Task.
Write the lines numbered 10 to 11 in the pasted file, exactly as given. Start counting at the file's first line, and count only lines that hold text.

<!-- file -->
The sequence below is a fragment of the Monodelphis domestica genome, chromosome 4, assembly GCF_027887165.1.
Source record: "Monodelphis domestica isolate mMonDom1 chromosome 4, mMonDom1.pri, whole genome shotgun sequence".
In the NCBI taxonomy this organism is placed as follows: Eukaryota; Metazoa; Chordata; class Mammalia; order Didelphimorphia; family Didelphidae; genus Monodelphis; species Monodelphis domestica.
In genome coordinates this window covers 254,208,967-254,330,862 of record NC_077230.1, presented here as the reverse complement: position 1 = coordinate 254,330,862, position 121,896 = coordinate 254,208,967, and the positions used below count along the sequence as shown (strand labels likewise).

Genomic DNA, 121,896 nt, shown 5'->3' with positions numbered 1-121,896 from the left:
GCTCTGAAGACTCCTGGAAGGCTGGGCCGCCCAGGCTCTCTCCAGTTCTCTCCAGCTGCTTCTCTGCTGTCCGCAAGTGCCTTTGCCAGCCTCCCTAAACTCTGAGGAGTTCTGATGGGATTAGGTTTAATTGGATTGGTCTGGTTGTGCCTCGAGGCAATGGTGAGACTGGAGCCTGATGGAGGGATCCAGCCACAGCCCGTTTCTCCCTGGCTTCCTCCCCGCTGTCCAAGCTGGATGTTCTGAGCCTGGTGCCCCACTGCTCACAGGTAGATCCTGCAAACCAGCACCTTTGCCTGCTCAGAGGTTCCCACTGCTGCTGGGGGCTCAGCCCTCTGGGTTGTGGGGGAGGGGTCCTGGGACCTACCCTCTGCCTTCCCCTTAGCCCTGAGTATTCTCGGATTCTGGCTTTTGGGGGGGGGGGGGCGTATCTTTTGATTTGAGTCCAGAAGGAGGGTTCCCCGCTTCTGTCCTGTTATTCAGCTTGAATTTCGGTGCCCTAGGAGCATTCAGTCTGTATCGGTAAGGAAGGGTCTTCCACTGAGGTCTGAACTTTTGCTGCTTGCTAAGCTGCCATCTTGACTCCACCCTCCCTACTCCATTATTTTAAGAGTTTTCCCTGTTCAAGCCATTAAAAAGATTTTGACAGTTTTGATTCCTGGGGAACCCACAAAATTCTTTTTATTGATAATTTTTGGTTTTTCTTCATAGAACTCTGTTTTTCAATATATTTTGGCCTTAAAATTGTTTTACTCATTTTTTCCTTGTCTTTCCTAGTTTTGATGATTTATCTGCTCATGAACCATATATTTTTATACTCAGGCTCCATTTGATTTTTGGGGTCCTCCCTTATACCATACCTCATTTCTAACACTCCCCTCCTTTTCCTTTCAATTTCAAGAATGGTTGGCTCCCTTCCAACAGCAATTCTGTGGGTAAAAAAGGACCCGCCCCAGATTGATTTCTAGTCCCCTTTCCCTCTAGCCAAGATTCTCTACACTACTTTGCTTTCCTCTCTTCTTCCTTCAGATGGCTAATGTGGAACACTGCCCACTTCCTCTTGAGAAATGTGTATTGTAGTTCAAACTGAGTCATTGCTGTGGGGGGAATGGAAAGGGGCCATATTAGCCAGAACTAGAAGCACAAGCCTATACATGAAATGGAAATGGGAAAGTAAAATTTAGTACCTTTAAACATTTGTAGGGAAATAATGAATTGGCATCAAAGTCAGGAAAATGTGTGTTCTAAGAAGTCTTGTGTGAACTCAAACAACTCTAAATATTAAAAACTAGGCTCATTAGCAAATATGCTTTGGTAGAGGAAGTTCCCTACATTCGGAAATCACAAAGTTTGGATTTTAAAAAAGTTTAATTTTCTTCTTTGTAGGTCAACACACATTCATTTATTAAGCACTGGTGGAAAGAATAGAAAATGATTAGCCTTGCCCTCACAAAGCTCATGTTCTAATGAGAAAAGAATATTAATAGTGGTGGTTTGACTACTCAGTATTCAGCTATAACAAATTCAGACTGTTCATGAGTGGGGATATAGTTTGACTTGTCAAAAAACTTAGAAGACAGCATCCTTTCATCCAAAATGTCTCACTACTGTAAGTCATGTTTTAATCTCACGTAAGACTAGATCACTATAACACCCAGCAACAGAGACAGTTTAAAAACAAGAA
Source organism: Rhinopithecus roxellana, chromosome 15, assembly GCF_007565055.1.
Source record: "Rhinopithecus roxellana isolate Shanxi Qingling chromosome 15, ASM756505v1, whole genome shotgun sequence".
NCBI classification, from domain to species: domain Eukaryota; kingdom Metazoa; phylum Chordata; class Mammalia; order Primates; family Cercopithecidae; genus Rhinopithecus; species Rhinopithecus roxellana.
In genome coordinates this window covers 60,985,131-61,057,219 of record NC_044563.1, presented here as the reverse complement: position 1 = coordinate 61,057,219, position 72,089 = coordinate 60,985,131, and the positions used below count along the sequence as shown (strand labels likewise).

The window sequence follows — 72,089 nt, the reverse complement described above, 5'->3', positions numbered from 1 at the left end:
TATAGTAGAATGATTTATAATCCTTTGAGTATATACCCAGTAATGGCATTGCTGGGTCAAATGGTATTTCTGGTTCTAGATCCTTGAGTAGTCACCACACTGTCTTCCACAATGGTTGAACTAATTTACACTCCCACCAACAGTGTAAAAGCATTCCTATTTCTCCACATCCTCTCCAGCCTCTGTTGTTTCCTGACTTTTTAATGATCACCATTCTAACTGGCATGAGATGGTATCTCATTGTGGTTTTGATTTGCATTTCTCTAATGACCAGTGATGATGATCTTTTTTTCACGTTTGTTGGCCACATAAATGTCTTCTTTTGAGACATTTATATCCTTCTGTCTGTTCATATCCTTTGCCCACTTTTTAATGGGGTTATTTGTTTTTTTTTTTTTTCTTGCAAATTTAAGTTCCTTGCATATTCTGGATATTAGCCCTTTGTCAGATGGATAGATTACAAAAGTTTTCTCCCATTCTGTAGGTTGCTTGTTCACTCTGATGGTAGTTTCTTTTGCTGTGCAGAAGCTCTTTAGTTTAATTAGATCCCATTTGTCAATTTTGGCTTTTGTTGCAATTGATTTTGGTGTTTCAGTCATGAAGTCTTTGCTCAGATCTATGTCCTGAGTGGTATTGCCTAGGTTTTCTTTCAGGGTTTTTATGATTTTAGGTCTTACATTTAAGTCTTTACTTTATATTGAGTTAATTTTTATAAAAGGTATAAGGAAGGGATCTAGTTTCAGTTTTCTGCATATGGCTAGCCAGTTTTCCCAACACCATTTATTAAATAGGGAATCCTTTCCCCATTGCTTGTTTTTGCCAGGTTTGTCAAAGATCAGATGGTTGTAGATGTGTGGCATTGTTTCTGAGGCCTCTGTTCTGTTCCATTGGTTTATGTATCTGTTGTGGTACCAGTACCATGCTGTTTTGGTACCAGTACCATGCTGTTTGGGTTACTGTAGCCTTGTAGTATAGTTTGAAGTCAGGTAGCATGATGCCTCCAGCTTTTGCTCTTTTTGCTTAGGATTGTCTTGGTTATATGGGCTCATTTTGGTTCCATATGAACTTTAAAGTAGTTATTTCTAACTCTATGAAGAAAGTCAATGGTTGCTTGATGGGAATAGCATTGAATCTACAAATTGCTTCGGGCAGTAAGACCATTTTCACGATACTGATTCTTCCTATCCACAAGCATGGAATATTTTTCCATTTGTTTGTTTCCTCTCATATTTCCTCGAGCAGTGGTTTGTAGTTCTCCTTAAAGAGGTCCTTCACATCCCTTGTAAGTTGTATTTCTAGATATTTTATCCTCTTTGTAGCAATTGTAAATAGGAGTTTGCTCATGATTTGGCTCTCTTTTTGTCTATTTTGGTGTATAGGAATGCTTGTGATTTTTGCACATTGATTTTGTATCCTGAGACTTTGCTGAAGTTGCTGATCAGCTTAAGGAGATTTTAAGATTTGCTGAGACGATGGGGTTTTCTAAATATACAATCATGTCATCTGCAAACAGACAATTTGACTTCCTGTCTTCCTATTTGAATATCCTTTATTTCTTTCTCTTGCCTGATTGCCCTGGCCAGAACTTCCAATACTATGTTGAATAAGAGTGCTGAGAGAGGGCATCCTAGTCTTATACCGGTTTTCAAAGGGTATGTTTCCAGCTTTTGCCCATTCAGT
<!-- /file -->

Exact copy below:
In genome coordinates this window covers 60,985,131-61,057,219 of record NC_044563.1, presented here as the reverse complement: position 1 = coordinate 61,057,219, position 72,089 = coordinate 60,985,131, and the positions used below count along the sequence as shown (strand labels likewise).

The window sequence follows — 72,089 nt, the reverse complement described above, 5'->3', positions numbered from 1 at the left end: